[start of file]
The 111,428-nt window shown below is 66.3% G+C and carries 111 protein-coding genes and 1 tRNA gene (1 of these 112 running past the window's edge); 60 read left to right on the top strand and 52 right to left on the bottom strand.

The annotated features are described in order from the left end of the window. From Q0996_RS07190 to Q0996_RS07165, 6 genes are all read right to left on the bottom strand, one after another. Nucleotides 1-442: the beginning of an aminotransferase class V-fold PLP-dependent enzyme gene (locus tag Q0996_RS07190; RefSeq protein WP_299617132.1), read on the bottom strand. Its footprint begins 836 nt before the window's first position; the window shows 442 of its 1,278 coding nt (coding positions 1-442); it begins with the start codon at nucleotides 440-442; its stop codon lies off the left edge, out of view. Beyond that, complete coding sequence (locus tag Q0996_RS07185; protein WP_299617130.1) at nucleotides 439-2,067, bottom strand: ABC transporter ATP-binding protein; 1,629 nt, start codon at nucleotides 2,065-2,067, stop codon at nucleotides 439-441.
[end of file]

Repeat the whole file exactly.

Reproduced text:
The 111,428-nt window shown below is 66.3% G+C and carries 111 protein-coding genes and 1 tRNA gene (1 of these 112 running past the window's edge); 60 read left to right on the top strand and 52 right to left on the bottom strand.

The annotated features are described in order from the left end of the window. From Q0996_RS07190 to Q0996_RS07165, 6 genes are all read right to left on the bottom strand, one after another. Nucleotides 1-442: the beginning of an aminotransferase class V-fold PLP-dependent enzyme gene (locus tag Q0996_RS07190; RefSeq protein WP_299617132.1), read on the bottom strand. Its footprint begins 836 nt before the window's first position; the window shows 442 of its 1,278 coding nt (coding positions 1-442); it begins with the start codon at nucleotides 440-442; its stop codon lies off the left edge, out of view. Beyond that, complete coding sequence (locus tag Q0996_RS07185; protein WP_299617130.1) at nucleotides 439-2,067, bottom strand: ABC transporter ATP-binding protein; 1,629 nt, start codon at nucleotides 2,065-2,067, stop codon at nucleotides 439-441.